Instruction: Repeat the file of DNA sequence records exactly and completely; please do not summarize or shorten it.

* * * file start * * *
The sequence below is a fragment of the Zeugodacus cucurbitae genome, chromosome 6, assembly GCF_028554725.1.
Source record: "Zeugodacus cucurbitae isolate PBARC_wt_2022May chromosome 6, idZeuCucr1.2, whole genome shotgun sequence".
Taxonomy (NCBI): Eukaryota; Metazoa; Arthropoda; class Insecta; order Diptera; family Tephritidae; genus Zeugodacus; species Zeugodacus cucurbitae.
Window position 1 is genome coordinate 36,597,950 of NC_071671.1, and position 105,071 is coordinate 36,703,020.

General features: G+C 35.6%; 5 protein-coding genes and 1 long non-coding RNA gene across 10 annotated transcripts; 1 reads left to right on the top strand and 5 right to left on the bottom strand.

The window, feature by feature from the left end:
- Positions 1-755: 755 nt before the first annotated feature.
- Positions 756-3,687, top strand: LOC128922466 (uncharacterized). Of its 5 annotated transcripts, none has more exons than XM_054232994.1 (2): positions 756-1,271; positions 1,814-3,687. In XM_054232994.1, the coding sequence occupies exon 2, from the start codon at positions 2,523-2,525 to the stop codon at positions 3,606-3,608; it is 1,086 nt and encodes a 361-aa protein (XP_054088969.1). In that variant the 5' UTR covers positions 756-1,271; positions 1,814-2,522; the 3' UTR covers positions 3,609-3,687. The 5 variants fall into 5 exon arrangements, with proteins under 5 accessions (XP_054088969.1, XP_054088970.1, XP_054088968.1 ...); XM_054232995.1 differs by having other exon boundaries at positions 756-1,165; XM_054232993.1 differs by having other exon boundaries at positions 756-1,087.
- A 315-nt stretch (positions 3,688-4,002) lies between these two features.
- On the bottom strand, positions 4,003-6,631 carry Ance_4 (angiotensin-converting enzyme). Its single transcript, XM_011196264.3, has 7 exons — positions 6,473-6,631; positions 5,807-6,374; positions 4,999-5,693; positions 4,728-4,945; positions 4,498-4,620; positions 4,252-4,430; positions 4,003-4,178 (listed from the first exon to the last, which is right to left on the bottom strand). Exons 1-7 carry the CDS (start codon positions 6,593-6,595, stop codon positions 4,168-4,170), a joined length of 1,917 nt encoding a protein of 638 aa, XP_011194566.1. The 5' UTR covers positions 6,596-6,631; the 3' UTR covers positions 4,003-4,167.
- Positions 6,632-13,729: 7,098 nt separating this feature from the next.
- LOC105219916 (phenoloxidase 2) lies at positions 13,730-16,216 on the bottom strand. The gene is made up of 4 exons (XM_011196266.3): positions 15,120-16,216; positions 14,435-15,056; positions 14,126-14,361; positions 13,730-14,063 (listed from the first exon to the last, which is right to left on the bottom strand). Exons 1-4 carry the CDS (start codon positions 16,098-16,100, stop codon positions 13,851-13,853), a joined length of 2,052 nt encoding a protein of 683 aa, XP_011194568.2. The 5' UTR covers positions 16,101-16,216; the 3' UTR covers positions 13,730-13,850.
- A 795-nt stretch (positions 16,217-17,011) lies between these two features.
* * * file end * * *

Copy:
The sequence below is a fragment of the Zeugodacus cucurbitae genome, chromosome 6, assembly GCF_028554725.1.
Source record: "Zeugodacus cucurbitae isolate PBARC_wt_2022May chromosome 6, idZeuCucr1.2, whole genome shotgun sequence".
Taxonomy (NCBI): Eukaryota; Metazoa; Arthropoda; class Insecta; order Diptera; family Tephritidae; genus Zeugodacus; species Zeugodacus cucurbitae.
Window position 1 is genome coordinate 36,597,950 of NC_071671.1, and position 105,071 is coordinate 36,703,020.

General features: G+C 35.6%; 5 protein-coding genes and 1 long non-coding RNA gene across 10 annotated transcripts; 1 reads left to right on the top strand and 5 right to left on the bottom strand.

The window, feature by feature from the left end:
- Positions 1-755: 755 nt before the first annotated feature.
- Positions 756-3,687, top strand: LOC128922466 (uncharacterized). Of its 5 annotated transcripts, none has more exons than XM_054232994.1 (2): positions 756-1,271; positions 1,814-3,687. In XM_054232994.1, the coding sequence occupies exon 2, from the start codon at positions 2,523-2,525 to the stop codon at positions 3,606-3,608; it is 1,086 nt and encodes a 361-aa protein (XP_054088969.1). In that variant the 5' UTR covers positions 756-1,271; positions 1,814-2,522; the 3' UTR covers positions 3,609-3,687. The 5 variants fall into 5 exon arrangements, with proteins under 5 accessions (XP_054088969.1, XP_054088970.1, XP_054088968.1 ...); XM_054232995.1 differs by having other exon boundaries at positions 756-1,165; XM_054232993.1 differs by having other exon boundaries at positions 756-1,087.
- A 315-nt stretch (positions 3,688-4,002) lies between these two features.
- On the bottom strand, positions 4,003-6,631 carry Ance_4 (angiotensin-converting enzyme). Its single transcript, XM_011196264.3, has 7 exons — positions 6,473-6,631; positions 5,807-6,374; positions 4,999-5,693; positions 4,728-4,945; positions 4,498-4,620; positions 4,252-4,430; positions 4,003-4,178 (listed from the first exon to the last, which is right to left on the bottom strand). Exons 1-7 carry the CDS (start codon positions 6,593-6,595, stop codon positions 4,168-4,170), a joined length of 1,917 nt encoding a protein of 638 aa, XP_011194566.1. The 5' UTR covers positions 6,596-6,631; the 3' UTR covers positions 4,003-4,167.
- Positions 6,632-13,729: 7,098 nt separating this feature from the next.
- LOC105219916 (phenoloxidase 2) lies at positions 13,730-16,216 on the bottom strand. The gene is made up of 4 exons (XM_011196266.3): positions 15,120-16,216; positions 14,435-15,056; positions 14,126-14,361; positions 13,730-14,063 (listed from the first exon to the last, which is right to left on the bottom strand). Exons 1-4 carry the CDS (start codon positions 16,098-16,100, stop codon positions 13,851-13,853), a joined length of 2,052 nt encoding a protein of 683 aa, XP_011194568.2. The 5' UTR covers positions 16,101-16,216; the 3' UTR covers positions 13,730-13,850.
- A 795-nt stretch (positions 16,217-17,011) lies between these two features.